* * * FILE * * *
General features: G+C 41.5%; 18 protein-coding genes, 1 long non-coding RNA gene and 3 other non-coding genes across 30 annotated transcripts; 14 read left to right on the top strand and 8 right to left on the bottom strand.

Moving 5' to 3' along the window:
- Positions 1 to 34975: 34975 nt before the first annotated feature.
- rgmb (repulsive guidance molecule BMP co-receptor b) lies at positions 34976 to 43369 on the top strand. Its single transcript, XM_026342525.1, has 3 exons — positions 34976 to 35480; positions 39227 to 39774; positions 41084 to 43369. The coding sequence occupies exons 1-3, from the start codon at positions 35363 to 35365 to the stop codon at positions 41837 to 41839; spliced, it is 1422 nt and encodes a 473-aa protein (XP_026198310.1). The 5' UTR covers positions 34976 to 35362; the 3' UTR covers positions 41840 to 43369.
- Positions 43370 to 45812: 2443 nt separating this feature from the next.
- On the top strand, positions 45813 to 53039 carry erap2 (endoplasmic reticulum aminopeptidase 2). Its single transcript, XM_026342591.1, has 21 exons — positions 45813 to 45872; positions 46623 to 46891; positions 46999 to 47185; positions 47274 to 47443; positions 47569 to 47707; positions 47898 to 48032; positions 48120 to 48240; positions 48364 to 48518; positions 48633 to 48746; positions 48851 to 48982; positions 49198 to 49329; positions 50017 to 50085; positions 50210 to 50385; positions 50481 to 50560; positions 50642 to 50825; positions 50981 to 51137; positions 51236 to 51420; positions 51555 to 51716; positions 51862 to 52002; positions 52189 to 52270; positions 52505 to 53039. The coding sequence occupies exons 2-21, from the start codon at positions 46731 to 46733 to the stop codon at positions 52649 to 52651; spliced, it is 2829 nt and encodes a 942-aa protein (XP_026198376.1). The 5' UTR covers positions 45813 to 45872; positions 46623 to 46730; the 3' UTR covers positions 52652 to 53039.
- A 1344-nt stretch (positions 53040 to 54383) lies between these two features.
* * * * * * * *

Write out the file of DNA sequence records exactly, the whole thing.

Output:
General features: G+C 41.5%; 18 protein-coding genes, 1 long non-coding RNA gene and 3 other non-coding genes across 30 annotated transcripts; 14 read left to right on the top strand and 8 right to left on the bottom strand.

Moving 5' to 3' along the window:
- Positions 1 to 34975: 34975 nt before the first annotated feature.
- rgmb (repulsive guidance molecule BMP co-receptor b) lies at positions 34976 to 43369 on the top strand. Its single transcript, XM_026342525.1, has 3 exons — positions 34976 to 35480; positions 39227 to 39774; positions 41084 to 43369. The coding sequence occupies exons 1-3, from the start codon at positions 35363 to 35365 to the stop codon at positions 41837 to 41839; spliced, it is 1422 nt and encodes a 473-aa protein (XP_026198310.1). The 5' UTR covers positions 34976 to 35362; the 3' UTR covers positions 41840 to 43369.
- Positions 43370 to 45812: 2443 nt separating this feature from the next.
- On the top strand, positions 45813 to 53039 carry erap2 (endoplasmic reticulum aminopeptidase 2). Its single transcript, XM_026342591.1, has 21 exons — positions 45813 to 45872; positions 46623 to 46891; positions 46999 to 47185; positions 47274 to 47443; positions 47569 to 47707; positions 47898 to 48032; positions 48120 to 48240; positions 48364 to 48518; positions 48633 to 48746; positions 48851 to 48982; positions 49198 to 49329; positions 50017 to 50085; positions 50210 to 50385; positions 50481 to 50560; positions 50642 to 50825; positions 50981 to 51137; positions 51236 to 51420; positions 51555 to 51716; positions 51862 to 52002; positions 52189 to 52270; positions 52505 to 53039. The coding sequence occupies exons 2-21, from the start codon at positions 46731 to 46733 to the stop codon at positions 52649 to 52651; spliced, it is 2829 nt and encodes a 942-aa protein (XP_026198376.1). The 5' UTR covers positions 45813 to 45872; positions 46623 to 46730; the 3' UTR covers positions 52652 to 53039.
- A 1344-nt stretch (positions 53040 to 54383) lies between these two features.